Dec
27
comment What is the basis for the LDS belief that religious truth is confirmed by what you feel?
@curiousdannii You're right, that video doesn't go into detail. However, it is official/authoritative, since Mormon Newsroom is the media outlet for the LDS Church and Elder Ballard is a member of the Quorum of the Twelve Apostles. Here is a talk by Elder Scott that goes into more detail about the topic.
Dec
27
comment What is the distinction between a sacrament and an ordinance?
In the general sense, a sacrament is a sacred, significant religious symbol/tribute. A religious ordinance, on the other hand, is a sacred ceremony. For example, in the lds church, "the Sacrament" is the name of a particular ordinance.
Dec
25
comment According to Mormonism, how does a person get saved?
You are probably referring to the Telestial and Terrestrial Kingdoms? Though a little about them has been revealed, they aren't particularly significant in Latter-day Saint theology. As far as I understand your question, you are asking about the requirements to get into the "third heaven" -- are you actually asking about any of them? (P.S. Mormons don't typically consider non-Mormons "apostates" - that more means people who have explicitly left the LDS Church.) Hope this is helpful!
Dec
25
comment According to Mormonism, how does a person get saved?
Well, I don't think "third heaven" is too common, but I assume you mean remaining in God's presence (Rev. 21:3). That translates to essentially the Celestial Kingdom (also called "heaven" and, just as commonly, "living with God") in LDS theology. And that is a well-defined term.
Dec
25
comment According to Mormonism, how does a person get saved?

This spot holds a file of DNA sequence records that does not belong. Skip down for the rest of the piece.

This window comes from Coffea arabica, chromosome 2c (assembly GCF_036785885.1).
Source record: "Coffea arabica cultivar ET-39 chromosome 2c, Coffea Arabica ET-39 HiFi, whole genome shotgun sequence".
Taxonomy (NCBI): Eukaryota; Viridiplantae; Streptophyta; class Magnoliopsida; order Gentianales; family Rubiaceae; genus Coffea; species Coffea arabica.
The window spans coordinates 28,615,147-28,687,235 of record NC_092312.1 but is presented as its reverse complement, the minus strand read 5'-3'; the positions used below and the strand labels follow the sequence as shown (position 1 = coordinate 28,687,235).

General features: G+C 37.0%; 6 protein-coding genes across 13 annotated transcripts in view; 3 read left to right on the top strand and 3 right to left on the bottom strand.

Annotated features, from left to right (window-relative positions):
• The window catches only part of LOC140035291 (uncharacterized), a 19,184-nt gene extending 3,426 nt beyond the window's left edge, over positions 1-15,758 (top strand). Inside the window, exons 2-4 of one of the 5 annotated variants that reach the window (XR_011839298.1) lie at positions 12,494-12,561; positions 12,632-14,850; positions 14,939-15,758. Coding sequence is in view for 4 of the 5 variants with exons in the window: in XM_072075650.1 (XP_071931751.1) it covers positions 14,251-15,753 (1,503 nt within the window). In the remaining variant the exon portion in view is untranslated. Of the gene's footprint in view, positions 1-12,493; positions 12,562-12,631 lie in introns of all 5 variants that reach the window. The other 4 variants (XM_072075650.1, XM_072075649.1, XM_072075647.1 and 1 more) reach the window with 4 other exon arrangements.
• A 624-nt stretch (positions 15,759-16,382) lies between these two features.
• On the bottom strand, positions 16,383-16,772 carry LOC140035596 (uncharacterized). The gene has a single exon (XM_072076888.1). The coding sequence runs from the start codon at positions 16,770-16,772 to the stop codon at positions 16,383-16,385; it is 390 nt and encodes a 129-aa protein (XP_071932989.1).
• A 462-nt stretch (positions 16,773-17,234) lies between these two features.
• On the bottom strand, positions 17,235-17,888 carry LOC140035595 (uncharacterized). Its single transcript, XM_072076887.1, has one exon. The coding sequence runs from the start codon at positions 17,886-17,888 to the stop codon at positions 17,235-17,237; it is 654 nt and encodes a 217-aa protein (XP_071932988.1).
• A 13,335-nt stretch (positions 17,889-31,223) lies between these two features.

More or less. Again, "salvation" is a broad term, but in general it's very similar to the rest of Christianity. What may be unique is the concept of a Priesthood authority by which the ordinances must be performed. That authority helps ensure that the Lord's Church is in proper order and that the ordinances stay pure as the Lord has directed. In that sense, yes, it matters who baptizes you.
Dec
25
comment According to Mormonism, how does a person get saved?
@Jas3.1 The saving ordinances required for the celestial kingdom are baptism by immersion for the remission of sins and receiving the gift of the Holy Ghost, just as it it explains in the D&C passage. Also, see Confutus' answer for a re-iteration of the ordinances. Also see this question for more information about ordinances in the LDS church in general.
Dec
23
comment Why don't Mormons sing the second verse of, “Hark! The Herald Angels Sing”?
Come Thou Fount, for some reason, is also not in the LDS hymnbook.
Dec
21
comment Do Michael and Gabriel have resurrected bodies?
We also know that Abraham has a resurrected, exalted body -- so even though the scriptures don't mention Gabriel and Michael by name as being resurrected (that I know of), they most probably have been by now.
Dec
9
comment Is Jesus God, as well as the son of God in LDS?
God is a term that's a bit overloaded. It's a title (lowercase "god"), but can also refer to a person (capitalized "God"), or even the single divine purpose under which all 3 beings are united. So yes, Jesus can be called God. In LDS theology, the Father, the Son, and the Holy Ghost are 3 separate, distinct beings, and each one is a god, being a member of the godhead.